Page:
movement of intoxicating liquors by the Canadian Government railways and steamers from Nova Scotia and New Brunswick to Prince Edward Island, and is not aware that any movement has taken place contrary to the provisions of the Act.

2. Instructions in the hands of agents on the Canadian Government Railways recite the clauses of Federal Act May 18, 1916, as to penalty attaching for shipping intoxicating liquors contrary to law.

3. Answered by Number 2.

Topic:   S. J. McL.
Subtopic:   A. S. G.
Sub-subtopic:   GOVERNMENT RAILWAYS-CARRIAGE OF LIQUORS.
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LIB

Mr. C. A. WILSON:

Liberal

1. How many ships, of any kind, propelled either by electricity, steam, gasoline or sail, have been built in Canada from September 1, 1911, to date, (a) by the Government for its own service; (b) for other countries, firms or individuals; and (c) by different firms or individuals for the Government or for companies or individuals?

2. What was their respective tonnage, names, ports of register and the names of builders?

Mr. PATEhiAUDE:

Public Works:

1 and 2. Tugs and tenders:

Tonnage.

Name. Port of Registry. Gross Registered. Builder.(a) Mossy River. . . . 30-15 20 -51 Department of Public Works.Le Pas 23 '24 15 -81 Department of Public Works.Friday 38 '93 26 -48 Department of Public Works.Peguis 38 -93 24 -48 Department of Public Works.(b) Vaughan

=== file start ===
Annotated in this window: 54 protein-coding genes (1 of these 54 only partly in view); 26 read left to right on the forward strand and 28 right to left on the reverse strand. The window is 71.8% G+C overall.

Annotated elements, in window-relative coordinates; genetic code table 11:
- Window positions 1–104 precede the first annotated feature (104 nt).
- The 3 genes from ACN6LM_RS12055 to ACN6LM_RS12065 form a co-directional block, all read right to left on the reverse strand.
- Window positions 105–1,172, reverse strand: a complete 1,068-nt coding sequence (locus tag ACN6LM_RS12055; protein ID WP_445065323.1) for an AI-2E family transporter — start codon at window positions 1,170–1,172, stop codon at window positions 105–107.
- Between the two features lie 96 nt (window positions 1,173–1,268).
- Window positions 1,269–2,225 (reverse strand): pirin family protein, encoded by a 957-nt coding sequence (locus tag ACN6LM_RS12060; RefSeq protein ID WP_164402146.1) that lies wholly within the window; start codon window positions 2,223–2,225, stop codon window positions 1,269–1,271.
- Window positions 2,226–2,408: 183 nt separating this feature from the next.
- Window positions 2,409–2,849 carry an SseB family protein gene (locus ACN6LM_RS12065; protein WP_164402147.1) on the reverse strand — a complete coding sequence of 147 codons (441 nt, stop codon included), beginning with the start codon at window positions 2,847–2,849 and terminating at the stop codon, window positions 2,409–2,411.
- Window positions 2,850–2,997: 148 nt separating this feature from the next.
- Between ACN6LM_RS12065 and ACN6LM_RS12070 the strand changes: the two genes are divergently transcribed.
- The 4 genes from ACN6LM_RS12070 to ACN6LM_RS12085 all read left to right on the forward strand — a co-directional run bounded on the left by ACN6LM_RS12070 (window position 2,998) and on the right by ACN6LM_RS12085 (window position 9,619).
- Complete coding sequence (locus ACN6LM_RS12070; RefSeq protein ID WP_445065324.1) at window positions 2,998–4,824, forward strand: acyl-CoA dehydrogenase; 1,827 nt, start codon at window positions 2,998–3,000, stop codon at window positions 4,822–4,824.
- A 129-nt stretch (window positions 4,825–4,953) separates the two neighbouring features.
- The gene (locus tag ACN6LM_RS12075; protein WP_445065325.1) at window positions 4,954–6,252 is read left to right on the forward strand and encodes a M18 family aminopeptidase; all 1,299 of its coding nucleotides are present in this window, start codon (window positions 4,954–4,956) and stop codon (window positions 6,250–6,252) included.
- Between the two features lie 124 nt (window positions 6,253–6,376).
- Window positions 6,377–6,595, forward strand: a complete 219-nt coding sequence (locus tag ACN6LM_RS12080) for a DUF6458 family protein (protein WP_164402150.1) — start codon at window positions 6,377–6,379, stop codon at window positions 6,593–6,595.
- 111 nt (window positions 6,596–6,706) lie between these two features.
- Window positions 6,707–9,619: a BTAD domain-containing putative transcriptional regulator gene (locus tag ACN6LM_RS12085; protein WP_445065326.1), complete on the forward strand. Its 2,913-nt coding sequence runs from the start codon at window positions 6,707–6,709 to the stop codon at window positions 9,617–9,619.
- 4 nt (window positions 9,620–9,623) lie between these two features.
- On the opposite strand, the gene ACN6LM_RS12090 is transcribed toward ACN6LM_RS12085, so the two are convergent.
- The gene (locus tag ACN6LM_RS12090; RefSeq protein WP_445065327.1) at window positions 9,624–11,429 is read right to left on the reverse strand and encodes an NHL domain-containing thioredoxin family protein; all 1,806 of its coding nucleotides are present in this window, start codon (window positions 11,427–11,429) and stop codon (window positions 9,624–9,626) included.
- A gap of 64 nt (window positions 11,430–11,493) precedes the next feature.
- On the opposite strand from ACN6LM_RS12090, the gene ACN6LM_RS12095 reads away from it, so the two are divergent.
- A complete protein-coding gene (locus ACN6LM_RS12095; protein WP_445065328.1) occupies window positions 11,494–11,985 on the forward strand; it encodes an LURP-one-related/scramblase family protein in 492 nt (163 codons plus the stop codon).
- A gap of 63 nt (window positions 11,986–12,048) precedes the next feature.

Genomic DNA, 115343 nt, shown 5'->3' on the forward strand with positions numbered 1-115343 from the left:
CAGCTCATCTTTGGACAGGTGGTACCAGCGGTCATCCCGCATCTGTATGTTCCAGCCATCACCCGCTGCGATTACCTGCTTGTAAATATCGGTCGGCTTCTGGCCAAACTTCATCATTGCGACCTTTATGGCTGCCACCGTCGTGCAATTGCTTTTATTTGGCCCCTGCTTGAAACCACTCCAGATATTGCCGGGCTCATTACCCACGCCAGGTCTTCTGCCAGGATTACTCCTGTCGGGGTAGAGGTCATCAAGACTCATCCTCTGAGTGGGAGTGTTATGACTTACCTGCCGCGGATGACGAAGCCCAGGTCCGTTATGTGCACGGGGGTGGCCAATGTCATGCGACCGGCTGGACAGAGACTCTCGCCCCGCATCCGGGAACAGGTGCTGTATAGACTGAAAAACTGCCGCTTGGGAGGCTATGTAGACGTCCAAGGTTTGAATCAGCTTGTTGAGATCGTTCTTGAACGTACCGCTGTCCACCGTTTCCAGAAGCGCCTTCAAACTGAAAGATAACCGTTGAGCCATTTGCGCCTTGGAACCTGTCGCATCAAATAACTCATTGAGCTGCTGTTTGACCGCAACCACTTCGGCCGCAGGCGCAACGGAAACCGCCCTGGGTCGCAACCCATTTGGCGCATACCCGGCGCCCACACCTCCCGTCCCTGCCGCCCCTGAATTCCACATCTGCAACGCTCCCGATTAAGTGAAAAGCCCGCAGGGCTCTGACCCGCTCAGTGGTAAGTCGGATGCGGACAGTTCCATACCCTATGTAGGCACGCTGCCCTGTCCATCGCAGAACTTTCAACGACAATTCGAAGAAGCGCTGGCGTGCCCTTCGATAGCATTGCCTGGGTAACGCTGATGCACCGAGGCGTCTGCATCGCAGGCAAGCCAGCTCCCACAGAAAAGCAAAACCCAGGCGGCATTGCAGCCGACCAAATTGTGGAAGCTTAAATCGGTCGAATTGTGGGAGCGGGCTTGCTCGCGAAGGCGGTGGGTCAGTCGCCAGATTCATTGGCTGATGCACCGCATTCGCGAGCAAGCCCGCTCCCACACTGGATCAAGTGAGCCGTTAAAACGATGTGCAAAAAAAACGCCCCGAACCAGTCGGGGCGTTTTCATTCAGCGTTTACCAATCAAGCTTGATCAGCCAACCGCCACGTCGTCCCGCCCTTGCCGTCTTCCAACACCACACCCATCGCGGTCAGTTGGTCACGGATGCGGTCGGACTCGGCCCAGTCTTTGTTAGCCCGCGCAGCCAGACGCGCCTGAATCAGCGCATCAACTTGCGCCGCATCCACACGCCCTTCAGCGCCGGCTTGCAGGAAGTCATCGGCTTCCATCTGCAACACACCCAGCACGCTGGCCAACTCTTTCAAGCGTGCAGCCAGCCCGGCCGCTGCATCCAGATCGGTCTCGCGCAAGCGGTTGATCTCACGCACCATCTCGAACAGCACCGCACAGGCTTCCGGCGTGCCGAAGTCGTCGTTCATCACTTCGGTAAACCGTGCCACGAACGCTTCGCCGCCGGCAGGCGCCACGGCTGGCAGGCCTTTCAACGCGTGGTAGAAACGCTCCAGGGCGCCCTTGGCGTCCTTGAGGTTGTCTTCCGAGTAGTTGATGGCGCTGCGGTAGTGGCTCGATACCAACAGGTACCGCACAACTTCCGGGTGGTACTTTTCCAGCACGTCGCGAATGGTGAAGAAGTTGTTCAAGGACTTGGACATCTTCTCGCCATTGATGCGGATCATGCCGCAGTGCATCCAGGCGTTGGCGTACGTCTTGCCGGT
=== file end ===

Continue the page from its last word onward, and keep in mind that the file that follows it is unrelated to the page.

None. 134 -04 91 -15 Department of Public Works.(c) Roustabout.. .. about ; 5 tons. Vancouver Shipyards, Limited.Runabout 10 " Westminster Marine Railways.Knockabout .. . . ** 11 " W. Menchions.Point Ellice . . . . 162 :67 69 :40 McDougall-J enkins.Point Garry .. . . .... " 19 13 Vancouver Shipyards.Point Grey 238 162 Wallace Shipyards.Fredericton

Maggie K 109 -21 24 -73 46 -76 12-35 Poison Iron Works, Limited. W. H. Kelly.No name Under construction

Naval Service:

1. (a) None, (b) None, (c) Two motor launches.

2. Tonnage, 16 tons; names, Fisheries Patrol Boats " F " and " G Not registered. Builders, H. W. Embree and Sons, Port Hawkeshury, Nova Scotia.

Railways and Canals:

1. Five, (a) For its own service, on the Rideau and Lachine canals and Hudson bay.

2. " Agnes P " built by W. H. Kelly Lumber Co., Buckingham, P.Q. Net registered tonnage 18. Port of register, Ottawa. "Carillon"; net registered tonnage 28. Port of register, Ottawa, built by the department in Lachine Canal yard. Lighters " 1 ", " 2 " and " 3 ", net registered tonnage 120 each. Port of register, Toronto. Built by Poison Iron Works, Limited.

Topic:   S. J. McL.
Subtopic:   A. S. G.
Sub-subtopic:   SHIPS BUILT IN CANADA.
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LIB

Mr. MACDONALD:

Liberal

1. How many tons of coal have been purchased by the Canadian Government railways in the United States during the past year to date?

2. What was the actual cost per ton of said coal delivered on board cars at Halifax, St. John or other points on the road?

Topic:   S. J. McL.
Subtopic:   A. S. G.
Sub-subtopic:   GOVERNMENT RAILWAYS-PURCHASE OF COAL IN UNITED STATES.